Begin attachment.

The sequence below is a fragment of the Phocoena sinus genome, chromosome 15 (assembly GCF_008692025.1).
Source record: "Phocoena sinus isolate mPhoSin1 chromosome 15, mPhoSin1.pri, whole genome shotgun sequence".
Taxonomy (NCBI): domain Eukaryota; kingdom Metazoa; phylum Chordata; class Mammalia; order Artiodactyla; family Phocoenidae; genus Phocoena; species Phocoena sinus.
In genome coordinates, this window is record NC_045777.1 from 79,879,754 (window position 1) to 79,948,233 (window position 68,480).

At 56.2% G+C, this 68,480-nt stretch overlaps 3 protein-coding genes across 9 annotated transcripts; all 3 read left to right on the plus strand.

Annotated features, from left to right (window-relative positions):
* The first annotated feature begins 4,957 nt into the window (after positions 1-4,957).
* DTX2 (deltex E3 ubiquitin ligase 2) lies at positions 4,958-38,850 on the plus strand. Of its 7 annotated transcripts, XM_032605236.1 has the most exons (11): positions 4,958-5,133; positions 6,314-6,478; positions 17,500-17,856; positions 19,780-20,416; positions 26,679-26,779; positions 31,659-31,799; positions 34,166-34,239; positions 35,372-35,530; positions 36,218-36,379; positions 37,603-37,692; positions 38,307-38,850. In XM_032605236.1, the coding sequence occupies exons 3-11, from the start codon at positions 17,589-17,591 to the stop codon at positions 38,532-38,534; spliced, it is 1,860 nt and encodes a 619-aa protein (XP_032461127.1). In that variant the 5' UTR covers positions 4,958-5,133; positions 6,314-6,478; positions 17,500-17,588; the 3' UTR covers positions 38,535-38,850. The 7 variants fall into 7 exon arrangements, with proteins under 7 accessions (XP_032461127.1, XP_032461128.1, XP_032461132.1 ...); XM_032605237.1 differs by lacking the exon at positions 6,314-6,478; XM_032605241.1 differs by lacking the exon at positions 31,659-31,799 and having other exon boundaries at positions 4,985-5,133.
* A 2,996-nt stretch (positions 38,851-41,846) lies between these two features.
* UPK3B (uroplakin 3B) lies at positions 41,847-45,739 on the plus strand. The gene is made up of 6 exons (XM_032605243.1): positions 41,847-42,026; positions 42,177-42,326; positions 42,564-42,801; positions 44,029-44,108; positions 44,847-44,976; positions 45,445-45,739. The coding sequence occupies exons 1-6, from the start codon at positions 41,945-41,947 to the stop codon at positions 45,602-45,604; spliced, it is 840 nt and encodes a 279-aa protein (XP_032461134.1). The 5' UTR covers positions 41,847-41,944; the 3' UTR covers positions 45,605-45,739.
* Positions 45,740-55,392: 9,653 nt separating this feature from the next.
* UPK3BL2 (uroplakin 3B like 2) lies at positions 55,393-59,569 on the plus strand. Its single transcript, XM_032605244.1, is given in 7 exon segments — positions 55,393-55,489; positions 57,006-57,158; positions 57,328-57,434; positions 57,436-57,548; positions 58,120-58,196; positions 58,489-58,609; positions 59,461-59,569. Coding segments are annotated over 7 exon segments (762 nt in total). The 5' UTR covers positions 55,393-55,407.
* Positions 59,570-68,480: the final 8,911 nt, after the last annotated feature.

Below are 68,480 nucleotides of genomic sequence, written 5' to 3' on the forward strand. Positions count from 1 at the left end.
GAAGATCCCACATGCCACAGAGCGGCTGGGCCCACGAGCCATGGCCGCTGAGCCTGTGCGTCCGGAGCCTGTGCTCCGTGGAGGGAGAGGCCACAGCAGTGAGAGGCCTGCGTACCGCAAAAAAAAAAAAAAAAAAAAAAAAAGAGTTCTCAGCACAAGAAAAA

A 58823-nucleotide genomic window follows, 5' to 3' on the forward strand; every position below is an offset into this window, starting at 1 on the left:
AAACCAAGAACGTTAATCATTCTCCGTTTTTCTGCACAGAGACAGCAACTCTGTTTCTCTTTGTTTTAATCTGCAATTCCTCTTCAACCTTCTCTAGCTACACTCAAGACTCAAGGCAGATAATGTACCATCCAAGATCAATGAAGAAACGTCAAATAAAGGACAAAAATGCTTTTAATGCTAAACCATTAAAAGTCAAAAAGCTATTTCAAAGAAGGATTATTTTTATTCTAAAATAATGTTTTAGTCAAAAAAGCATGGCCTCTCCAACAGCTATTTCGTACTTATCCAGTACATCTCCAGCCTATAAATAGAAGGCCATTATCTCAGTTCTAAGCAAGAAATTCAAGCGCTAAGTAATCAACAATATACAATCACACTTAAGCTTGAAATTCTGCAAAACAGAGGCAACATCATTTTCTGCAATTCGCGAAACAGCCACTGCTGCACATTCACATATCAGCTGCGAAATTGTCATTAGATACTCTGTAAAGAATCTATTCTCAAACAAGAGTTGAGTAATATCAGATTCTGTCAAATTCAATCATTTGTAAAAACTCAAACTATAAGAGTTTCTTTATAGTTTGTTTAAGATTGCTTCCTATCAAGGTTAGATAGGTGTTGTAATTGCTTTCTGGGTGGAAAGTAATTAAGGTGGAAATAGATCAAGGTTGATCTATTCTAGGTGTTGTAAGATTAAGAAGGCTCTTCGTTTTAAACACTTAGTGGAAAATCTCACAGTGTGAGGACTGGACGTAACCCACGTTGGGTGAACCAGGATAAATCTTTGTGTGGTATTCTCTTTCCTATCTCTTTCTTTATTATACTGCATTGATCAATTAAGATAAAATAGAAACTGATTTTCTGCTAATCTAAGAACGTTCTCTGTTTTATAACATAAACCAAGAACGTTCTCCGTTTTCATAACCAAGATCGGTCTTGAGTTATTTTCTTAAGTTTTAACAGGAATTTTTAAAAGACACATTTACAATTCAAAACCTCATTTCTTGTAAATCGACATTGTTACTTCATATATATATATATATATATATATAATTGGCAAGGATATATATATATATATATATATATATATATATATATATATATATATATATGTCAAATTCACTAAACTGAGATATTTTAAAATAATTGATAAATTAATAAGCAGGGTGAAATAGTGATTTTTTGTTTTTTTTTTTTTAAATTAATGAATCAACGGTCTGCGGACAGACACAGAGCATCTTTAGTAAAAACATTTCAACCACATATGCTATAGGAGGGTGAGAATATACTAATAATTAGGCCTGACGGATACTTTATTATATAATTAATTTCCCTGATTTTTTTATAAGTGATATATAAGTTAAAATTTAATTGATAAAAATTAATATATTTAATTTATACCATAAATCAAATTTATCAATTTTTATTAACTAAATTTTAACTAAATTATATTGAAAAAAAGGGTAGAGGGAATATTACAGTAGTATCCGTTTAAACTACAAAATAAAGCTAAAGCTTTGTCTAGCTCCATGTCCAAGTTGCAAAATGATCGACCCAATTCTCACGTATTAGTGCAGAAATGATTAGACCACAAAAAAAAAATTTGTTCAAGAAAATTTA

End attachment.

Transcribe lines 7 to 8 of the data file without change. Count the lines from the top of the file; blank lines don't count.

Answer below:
* The first annotated feature begins 4,957 nt into the window (after positions 1-4,957).
* DTX2 (deltex E3 ubiquitin ligase 2) lies at positions 4,958-38,850 on the plus strand. Of its 7 annotated transcripts, XM_032605236.1 has the most exons (11): positions 4,958-5,133; positions 6,314-6,478; positions 17,500-17,856; positions 19,780-20,416; positions 26,679-26,779; positions 31,659-31,799; positions 34,166-34,239; positions 35,372-35,530; positions 36,218-36,379; positions 37,603-37,692; positions 38,307-38,850. In XM_032605236.1, the coding sequence occupies exons 3-11, from the start codon at positions 17,589-17,591 to the stop codon at positions 38,532-38,534; spliced, it is 1,860 nt and encodes a 619-aa protein (XP_032461127.1). In that variant the 5' UTR covers positions 4,958-5,133; positions 6,314-6,478; positions 17,500-17,588; the 3' UTR covers positions 38,535-38,850. The 7 variants fall into 7 exon arrangements, with proteins under 7 accessions (XP_032461127.1, XP_032461128.1, XP_032461132.1 ...); XM_032605237.1 differs by lacking the exon at positions 6,314-6,478; XM_032605241.1 differs by lacking the exon at positions 31,659-31,799 and having other exon boundaries at positions 4,985-5,133.